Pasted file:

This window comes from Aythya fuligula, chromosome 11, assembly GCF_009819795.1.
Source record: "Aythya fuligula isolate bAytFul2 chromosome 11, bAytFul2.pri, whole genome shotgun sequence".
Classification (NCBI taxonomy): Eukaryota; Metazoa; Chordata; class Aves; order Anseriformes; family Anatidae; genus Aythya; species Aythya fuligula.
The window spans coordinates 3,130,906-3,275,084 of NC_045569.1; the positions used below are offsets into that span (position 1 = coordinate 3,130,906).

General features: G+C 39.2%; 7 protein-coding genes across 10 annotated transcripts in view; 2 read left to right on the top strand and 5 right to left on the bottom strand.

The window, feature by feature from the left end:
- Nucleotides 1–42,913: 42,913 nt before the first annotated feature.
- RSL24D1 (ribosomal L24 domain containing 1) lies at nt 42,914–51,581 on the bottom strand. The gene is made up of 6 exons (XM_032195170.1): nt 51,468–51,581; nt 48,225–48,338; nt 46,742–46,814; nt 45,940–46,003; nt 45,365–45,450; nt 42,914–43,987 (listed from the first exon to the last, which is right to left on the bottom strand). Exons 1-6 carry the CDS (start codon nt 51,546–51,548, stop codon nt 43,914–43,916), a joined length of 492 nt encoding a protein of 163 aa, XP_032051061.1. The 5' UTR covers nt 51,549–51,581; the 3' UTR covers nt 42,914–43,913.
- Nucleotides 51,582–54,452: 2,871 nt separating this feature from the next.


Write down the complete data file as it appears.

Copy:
This window comes from Aythya fuligula, chromosome 11, assembly GCF_009819795.1.
Source record: "Aythya fuligula isolate bAytFul2 chromosome 11, bAytFul2.pri, whole genome shotgun sequence".
Classification (NCBI taxonomy): Eukaryota; Metazoa; Chordata; class Aves; order Anseriformes; family Anatidae; genus Aythya; species Aythya fuligula.
The window spans coordinates 3,130,906-3,275,084 of NC_045569.1; the positions used below are offsets into that span (position 1 = coordinate 3,130,906).

General features: G+C 39.2%; 7 protein-coding genes across 10 annotated transcripts in view; 2 read left to right on the top strand and 5 right to left on the bottom strand.

The window, feature by feature from the left end:
- Nucleotides 1–42,913: 42,913 nt before the first annotated feature.
- RSL24D1 (ribosomal L24 domain containing 1) lies at nt 42,914–51,581 on the bottom strand. The gene is made up of 6 exons (XM_032195170.1): nt 51,468–51,581; nt 48,225–48,338; nt 46,742–46,814; nt 45,940–46,003; nt 45,365–45,450; nt 42,914–43,987 (listed from the first exon to the last, which is right to left on the bottom strand). Exons 1-6 carry the CDS (start codon nt 51,546–51,548, stop codon nt 43,914–43,916), a joined length of 492 nt encoding a protein of 163 aa, XP_032051061.1. The 5' UTR covers nt 51,549–51,581; the 3' UTR covers nt 42,914–43,913.
- Nucleotides 51,582–54,452: 2,871 nt separating this feature from the next.